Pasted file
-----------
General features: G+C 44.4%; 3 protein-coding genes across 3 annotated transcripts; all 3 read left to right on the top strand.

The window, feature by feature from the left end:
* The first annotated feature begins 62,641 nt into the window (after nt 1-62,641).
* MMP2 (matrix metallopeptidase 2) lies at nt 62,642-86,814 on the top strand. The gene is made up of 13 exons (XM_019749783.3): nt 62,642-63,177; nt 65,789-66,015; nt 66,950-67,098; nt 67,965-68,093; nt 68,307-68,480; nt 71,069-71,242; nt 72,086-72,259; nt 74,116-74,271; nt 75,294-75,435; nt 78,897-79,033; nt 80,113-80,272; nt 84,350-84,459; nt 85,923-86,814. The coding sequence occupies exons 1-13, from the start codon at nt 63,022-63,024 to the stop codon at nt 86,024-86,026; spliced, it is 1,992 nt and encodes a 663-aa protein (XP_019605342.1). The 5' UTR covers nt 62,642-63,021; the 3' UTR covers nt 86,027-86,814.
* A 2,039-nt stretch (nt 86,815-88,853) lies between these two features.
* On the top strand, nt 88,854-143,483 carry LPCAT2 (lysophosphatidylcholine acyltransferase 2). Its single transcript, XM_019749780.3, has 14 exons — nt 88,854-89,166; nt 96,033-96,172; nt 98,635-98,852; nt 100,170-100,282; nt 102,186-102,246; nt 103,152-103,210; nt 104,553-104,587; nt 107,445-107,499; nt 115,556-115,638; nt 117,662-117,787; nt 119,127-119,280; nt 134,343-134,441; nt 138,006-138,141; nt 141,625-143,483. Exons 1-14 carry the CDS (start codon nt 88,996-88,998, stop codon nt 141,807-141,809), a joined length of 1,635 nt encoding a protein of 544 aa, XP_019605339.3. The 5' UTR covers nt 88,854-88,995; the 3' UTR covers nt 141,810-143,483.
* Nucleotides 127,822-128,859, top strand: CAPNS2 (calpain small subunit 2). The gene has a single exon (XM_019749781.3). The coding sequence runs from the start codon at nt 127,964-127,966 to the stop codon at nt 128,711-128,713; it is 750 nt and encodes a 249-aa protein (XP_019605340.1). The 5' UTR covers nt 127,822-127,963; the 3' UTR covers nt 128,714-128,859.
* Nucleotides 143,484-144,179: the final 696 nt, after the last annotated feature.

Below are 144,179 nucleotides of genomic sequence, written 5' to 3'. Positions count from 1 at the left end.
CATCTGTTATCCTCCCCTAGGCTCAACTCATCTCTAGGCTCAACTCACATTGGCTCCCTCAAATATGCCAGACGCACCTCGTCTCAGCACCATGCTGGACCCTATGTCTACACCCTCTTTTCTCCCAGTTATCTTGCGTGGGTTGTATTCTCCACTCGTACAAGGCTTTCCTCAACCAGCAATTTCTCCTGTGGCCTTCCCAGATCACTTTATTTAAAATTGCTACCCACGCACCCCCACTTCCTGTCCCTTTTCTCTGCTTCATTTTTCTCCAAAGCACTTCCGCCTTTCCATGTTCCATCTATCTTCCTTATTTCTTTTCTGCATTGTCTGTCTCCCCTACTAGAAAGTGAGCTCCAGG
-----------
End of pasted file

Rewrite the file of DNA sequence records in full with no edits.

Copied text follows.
General features: G+C 44.4%; 3 protein-coding genes across 3 annotated transcripts; all 3 read left to right on the top strand.

The window, feature by feature from the left end:
* The first annotated feature begins 62,641 nt into the window (after nt 1-62,641).
* MMP2 (matrix metallopeptidase 2) lies at nt 62,642-86,814 on the top strand. The gene is made up of 13 exons (XM_019749783.3): nt 62,642-63,177; nt 65,789-66,015; nt 66,950-67,098; nt 67,965-68,093; nt 68,307-68,480; nt 71,069-71,242; nt 72,086-72,259; nt 74,116-74,271; nt 75,294-75,435; nt 78,897-79,033; nt 80,113-80,272; nt 84,350-84,459; nt 85,923-86,814. The coding sequence occupies exons 1-13, from the start codon at nt 63,022-63,024 to the stop codon at nt 86,024-86,026; spliced, it is 1,992 nt and encodes a 663-aa protein (XP_019605342.1). The 5' UTR covers nt 62,642-63,021; the 3' UTR covers nt 86,027-86,814.
* A 2,039-nt stretch (nt 86,815-88,853) lies between these two features.
* On the top strand, nt 88,854-143,483 carry LPCAT2 (lysophosphatidylcholine acyltransferase 2). Its single transcript, XM_019749780.3, has 14 exons — nt 88,854-89,166; nt 96,033-96,172; nt 98,635-98,852; nt 100,170-100,282; nt 102,186-102,246; nt 103,152-103,210; nt 104,553-104,587; nt 107,445-107,499; nt 115,556-115,638; nt 117,662-117,787; nt 119,127-119,280; nt 134,343-134,441; nt 138,006-138,141; nt 141,625-143,483. Exons 1-14 carry the CDS (start codon nt 88,996-88,998, stop codon nt 141,807-141,809), a joined length of 1,635 nt encoding a protein of 544 aa, XP_019605339.3. The 5' UTR covers nt 88,854-88,995; the 3' UTR covers nt 141,810-143,483.
* Nucleotides 127,822-128,859, top strand: CAPNS2 (calpain small subunit 2). The gene has a single exon (XM_019749781.3). The coding sequence runs from the start codon at nt 127,964-127,966 to the stop codon at nt 128,711-128,713; it is 750 nt and encodes a 249-aa protein (XP_019605340.1). The 5' UTR covers nt 127,822-127,963; the 3' UTR covers nt 128,714-128,859.
* Nucleotides 143,484-144,179: the final 696 nt, after the last annotated feature.

Below are 144,179 nucleotides of genomic sequence, written 5' to 3'. Positions count from 1 at the left end.
CATCTGTTATCCTCCCCTAGGCTCAACTCATCTCTAGGCTCAACTCACATTGGCTCCCTCAAATATGCCAGACGCACCTCGTCTCAGCACCATGCTGGACCCTATGTCTACACCCTCTTTTCTCCCAGTTATCTTGCGTGGGTTGTATTCTCCACTCGTACAAGGCTTTCCTCAACCAGCAATTTCTCCTGTGGCCTTCCCAGATCACTTTATTTAAAATTGCTACCCACGCACCCCCACTTCCTGTCCCTTTTCTCTGCTTCATTTTTCTCCAAAGCACTTCCGCCTTTCCATGTTCCATCTATCTTCCTTATTTCTTTTCTGCATTGTCTGTCTCCCCTACTAGAAAGTGAGCTCCAGG